Our first stop was the Champ de Mars station, which RER C goes directly into, so we could attempt to get up the Eiffel Tower. I say “attempt” because their website sold out of tickets for both levels of lift several months in advance, so we were gambling with availability of the “on the day” tickets. The form was that everyone had to queue up for a security check before being let underneath the tower itself for the ticket offices. We decided to go for the tickets that force you to walk up to the second level and then queue for the lift up to the top. The decision was based mainly on the length of the respective queues.
So all in all it took us about an hour to get to the point where we were actually walked up the tower. We decided to go up to the second level as soon as possible and have a look at the queue for the lifts to the very top. When we got there, we found a remarkably short queue for the top level lifts and decided to join it straight away.
The view from the top is quite impressive. The tower is considerably taller than any other structure in Paris, and the view is quite spectacular. It was a little chilly though, as it was quite windy at the top. While we were up there we found the office containing the waxwork model of Gustav Eiffel so that we could claim a virtual geocache ( At the top of the Eiffel tower ).
The lift down was quite uninspiring, and from the second level we attempted to count the steps down to ground floor. After about 400 or so Ami and I managed to get out of step so I gave up counting. Ami counted a shade over 700 steps.
By this time it was nearly midday, so we availed ourselves of some fizzy drinks and unhealthy snacks under the tower and went over to the riverside to eat them. From here we crossed the bridge into the Trocadéro, where we found a couple of cunningly hidden geocaches as well as another virtual ( VIRTUAL REWARD 2017-2018 : TOUR EIFFEL ). This one requires you to pretend to be taller than the tower, and therefore involves the photography sitting on the floor to get the right angle.
We hadn’t really planned much for the day other than “walking around a bit” and I had it in my mind we might be able to walk all the way along the Seine to Notre Dame, so with this in mind we set off walking upstream towards the Pont de l’Alma, the site of another virtual cache ( Liberty’s Flame ). At this one it’s necessary that you post a photo of yourself with the flame, and also requested that you give yourself a moment of quiet contemplation. It’s at the location where (in the tunnel beneath) Diana, Princess of Wales was involved in the car crash that resulted in her death. The monument called Liberty’s Flame was not originally built in her memory, but has become a bit of an unofficial memorial to her.
From here we crossed the river and walked along to Les Invalides, where I’d solved a couple of wherigo caches. We didn’t bother with going inside though, as it’s a big site and neither of us is really a museum kind of a person.
The distance around to Notre Dame looked a bit much for walking all the way, so we decided we’d get a bit more value out of our all day metro tickets rather than walking the 3km between there and where we were.
We appeared out of the Cluny_–_La_Sorbonne_(Paris_Métro)Cluny – La Sorbonne Metro Station and headed north towards the river. Before crossing we thought we’d earned ourselves a short break, so we sat for 20 minutes in a totally stereotypical streetside cafe and got ourselves fleeced for the value of a coffee, a sprite and a piece of Apple Tart. They were nice though, and we needed a rest for a bit.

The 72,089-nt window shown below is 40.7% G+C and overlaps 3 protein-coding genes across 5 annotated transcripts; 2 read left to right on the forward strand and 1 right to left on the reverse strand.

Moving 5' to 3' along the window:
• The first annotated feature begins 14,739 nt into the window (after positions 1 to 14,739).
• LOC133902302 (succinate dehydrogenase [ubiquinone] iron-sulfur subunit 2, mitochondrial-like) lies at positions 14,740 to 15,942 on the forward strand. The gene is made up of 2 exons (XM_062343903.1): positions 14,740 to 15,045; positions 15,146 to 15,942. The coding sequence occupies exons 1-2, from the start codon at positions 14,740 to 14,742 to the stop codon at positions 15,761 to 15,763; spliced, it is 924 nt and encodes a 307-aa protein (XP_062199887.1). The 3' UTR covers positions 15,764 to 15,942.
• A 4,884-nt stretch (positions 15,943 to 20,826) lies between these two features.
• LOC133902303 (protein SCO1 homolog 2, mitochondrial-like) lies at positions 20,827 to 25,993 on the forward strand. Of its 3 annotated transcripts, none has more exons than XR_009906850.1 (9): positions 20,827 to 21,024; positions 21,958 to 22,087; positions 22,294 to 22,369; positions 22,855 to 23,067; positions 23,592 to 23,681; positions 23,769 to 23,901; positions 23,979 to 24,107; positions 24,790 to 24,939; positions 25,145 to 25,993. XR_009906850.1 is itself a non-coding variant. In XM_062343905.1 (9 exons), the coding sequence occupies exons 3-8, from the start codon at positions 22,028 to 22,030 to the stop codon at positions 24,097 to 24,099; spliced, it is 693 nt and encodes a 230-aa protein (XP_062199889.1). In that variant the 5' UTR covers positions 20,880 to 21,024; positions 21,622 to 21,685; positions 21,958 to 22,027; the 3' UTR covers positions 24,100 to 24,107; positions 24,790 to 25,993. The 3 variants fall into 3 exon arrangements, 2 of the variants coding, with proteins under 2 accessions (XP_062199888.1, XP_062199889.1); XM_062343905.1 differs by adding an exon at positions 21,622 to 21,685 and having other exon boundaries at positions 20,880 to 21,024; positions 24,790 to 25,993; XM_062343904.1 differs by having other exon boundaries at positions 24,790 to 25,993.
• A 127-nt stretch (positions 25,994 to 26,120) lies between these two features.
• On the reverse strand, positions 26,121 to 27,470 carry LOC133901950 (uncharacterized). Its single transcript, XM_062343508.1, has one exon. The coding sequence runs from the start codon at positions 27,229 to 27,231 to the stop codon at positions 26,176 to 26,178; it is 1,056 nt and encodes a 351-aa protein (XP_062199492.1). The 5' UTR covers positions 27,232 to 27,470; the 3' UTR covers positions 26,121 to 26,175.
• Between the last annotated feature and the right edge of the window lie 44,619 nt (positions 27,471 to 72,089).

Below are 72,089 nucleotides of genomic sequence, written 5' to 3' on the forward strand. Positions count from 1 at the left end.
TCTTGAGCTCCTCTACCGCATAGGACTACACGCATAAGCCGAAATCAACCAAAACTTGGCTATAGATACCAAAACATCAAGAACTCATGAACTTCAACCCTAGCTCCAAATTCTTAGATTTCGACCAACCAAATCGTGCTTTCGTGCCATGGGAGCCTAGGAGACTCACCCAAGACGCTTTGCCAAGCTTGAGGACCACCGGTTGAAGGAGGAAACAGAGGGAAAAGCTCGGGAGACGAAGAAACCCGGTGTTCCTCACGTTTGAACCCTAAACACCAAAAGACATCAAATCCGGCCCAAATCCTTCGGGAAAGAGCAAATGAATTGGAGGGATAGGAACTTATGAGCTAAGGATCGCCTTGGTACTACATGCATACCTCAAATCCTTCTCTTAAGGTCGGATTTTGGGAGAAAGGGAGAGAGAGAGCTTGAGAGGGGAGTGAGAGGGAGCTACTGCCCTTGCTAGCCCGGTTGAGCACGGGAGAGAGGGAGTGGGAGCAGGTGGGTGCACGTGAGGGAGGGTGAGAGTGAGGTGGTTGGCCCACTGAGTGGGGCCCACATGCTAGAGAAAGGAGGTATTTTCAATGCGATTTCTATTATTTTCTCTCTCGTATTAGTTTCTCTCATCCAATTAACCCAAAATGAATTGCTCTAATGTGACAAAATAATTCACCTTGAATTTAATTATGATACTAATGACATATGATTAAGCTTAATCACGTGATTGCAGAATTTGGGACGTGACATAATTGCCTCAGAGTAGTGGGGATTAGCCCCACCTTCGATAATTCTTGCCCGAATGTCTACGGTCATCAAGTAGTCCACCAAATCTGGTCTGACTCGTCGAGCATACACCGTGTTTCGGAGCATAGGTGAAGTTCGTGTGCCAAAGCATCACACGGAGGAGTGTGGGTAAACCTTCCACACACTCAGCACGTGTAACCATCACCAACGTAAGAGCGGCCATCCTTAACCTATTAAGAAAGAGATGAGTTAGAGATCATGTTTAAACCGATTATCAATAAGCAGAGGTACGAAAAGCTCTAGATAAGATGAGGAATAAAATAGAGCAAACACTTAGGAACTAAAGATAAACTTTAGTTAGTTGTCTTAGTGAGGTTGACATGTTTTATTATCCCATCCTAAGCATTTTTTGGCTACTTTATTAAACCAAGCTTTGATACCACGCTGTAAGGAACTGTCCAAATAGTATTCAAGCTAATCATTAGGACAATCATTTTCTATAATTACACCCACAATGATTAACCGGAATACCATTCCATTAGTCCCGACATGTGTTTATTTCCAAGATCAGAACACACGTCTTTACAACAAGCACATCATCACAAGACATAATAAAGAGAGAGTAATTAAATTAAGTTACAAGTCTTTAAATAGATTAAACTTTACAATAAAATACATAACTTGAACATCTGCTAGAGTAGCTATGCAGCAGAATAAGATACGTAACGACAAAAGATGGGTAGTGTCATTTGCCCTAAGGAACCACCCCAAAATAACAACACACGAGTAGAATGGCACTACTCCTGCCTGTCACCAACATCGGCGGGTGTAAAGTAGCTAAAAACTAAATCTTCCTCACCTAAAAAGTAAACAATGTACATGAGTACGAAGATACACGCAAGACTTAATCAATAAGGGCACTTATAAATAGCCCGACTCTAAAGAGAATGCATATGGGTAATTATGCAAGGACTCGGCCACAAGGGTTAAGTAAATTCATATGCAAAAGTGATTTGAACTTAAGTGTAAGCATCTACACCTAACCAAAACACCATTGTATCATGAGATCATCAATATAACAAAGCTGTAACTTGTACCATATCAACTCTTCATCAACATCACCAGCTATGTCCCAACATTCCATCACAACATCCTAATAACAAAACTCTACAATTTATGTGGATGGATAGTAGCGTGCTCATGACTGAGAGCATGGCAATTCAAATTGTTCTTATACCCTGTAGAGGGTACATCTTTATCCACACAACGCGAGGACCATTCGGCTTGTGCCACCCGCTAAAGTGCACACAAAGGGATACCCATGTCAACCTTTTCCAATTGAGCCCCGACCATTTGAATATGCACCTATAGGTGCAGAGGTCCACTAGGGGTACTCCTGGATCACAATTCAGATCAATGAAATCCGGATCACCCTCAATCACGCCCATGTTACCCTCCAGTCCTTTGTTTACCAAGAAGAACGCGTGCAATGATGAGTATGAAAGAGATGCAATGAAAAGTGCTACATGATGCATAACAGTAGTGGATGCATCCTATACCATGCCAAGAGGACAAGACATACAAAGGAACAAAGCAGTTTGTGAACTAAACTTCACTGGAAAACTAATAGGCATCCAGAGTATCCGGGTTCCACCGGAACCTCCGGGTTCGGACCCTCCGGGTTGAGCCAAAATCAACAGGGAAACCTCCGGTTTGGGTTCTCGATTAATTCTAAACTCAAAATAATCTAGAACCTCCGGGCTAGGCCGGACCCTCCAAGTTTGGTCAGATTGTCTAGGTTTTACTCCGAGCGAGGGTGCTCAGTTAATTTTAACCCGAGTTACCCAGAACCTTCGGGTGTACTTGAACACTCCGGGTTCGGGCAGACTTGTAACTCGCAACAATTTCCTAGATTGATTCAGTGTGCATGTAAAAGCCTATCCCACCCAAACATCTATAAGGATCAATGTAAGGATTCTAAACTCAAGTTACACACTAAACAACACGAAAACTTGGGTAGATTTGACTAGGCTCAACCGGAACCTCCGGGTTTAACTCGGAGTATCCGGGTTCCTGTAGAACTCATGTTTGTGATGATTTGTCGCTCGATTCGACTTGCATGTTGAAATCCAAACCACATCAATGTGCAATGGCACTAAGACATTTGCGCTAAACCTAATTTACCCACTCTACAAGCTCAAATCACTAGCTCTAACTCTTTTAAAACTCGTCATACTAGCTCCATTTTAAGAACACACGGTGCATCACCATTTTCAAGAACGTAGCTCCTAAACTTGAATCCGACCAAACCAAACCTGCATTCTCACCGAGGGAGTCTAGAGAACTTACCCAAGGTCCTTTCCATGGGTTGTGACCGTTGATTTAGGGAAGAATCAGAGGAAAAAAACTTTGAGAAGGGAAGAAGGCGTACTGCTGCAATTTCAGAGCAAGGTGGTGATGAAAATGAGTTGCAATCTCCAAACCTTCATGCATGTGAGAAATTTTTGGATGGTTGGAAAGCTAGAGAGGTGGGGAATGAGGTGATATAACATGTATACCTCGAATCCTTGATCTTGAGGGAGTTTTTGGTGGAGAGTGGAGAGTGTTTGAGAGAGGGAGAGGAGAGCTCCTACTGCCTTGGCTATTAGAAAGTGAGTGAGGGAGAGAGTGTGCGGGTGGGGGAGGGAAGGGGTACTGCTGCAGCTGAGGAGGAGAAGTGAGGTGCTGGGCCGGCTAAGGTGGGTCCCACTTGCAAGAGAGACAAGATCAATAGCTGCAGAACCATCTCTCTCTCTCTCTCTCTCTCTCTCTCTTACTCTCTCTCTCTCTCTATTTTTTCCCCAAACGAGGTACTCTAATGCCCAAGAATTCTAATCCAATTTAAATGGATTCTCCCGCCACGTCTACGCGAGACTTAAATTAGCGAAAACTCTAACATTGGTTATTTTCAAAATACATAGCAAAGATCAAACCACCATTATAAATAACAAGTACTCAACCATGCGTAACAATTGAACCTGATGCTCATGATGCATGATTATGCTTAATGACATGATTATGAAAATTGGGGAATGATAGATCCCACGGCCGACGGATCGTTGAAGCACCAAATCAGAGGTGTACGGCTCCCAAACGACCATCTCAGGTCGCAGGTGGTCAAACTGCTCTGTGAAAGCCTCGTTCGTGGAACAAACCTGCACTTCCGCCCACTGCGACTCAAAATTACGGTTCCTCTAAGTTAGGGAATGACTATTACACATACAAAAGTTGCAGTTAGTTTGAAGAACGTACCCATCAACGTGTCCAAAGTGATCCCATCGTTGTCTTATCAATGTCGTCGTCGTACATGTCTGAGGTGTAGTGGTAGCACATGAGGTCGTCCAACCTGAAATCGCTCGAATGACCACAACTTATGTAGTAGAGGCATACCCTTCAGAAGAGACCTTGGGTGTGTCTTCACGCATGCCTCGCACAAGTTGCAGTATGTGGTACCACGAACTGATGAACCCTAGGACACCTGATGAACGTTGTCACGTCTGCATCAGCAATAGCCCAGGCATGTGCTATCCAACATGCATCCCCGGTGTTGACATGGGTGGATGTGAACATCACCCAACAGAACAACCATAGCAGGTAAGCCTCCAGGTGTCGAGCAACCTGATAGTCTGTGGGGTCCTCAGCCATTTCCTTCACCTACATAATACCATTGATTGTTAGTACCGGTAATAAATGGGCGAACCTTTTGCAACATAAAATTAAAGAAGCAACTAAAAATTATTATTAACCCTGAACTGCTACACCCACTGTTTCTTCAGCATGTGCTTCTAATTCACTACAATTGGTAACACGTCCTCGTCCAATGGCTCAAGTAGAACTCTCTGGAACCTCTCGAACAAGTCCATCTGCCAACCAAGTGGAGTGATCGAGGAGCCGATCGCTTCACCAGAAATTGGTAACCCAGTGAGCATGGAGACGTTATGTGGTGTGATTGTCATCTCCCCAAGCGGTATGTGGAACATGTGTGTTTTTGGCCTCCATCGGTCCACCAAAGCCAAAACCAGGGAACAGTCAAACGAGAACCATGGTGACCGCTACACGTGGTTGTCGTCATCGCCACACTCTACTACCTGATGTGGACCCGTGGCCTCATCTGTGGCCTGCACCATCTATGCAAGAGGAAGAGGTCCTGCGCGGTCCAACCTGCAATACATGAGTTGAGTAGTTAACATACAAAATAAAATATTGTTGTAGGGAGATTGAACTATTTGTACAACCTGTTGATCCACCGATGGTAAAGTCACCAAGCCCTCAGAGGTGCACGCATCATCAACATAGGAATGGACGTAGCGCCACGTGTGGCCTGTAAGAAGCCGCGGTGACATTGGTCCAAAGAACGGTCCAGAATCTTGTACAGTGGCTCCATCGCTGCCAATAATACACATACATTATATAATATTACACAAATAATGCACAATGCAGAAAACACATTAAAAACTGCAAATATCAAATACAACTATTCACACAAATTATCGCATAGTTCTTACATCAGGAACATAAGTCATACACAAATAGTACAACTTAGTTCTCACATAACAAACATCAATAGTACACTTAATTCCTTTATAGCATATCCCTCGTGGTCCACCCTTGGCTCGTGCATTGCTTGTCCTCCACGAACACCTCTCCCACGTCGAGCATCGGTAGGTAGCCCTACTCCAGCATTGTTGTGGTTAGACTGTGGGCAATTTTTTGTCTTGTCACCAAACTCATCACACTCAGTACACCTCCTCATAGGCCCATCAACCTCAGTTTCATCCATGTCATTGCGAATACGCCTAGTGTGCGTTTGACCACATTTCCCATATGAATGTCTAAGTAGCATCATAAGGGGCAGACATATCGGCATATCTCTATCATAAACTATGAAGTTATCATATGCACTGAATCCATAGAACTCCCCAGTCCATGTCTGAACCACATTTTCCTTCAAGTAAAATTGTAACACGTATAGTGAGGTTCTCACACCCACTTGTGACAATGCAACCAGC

If we thought the queues and the security checks at the Eiffel Tower were long, those at Notre Dame were a whole new world of pain. We were really, really glad that we weren’t bothered about going inside. We’d have been there for hours. All we in fact wanted to do was to get a photograph of our own feet for another virtual geocache. There’s a metal disc in the floor which marks the point from which all distances to Paris are officially measured.
This was about as much as we could stand at this particular location. It was absolutely heaving.
From here we made our way further north in the general direction of the Pompidou Centre and then on to the Forum Les Halles. This had been changed somewhat (OK, “completely”) since my previous visit by the addition of a massive new canopy roof over the top. Most of the insides seem to have been reworked too, and the characterof the shops had completely changed. In the late 1980’s early 1990’s, when I previously visited, it was a series of little boutiques. It can now be described as being pretty much like any other shopping centre in Europe apart from being underground, and in Paris. It did have quite a cunning geocache for us to find though.
The next stop on our whirlwind tour was to be the Louvre museum, so we could peer at the big glass pyramid. Obviously, once again, we had neither the time nor the energy to actually go inside. It was also “heaving”. On the way there we got rained on, but it was quite a short shower, and when it finished we were greeted with a bright blue and near cloudless sky for the first time since we arrived in France. This made for a very pretty couple of photos of the wet cobbles with the sun reflecting off them.
Just along from here there were another couple of virtual geocaches ( VIRTUAL REWARD 2017-2018 : LE LOUVRE and Who is She? (Paris) ), which took our tally of virtuals for the day up to 6. The one at the Louvre requires you to stand in such a position that you can see all the way along the straight line from the Arc de Triomphe du Carrousel, across the Place de la Concorde, through the Arc de Triomphe and on (eventually) to the Grande Arche de la Défense.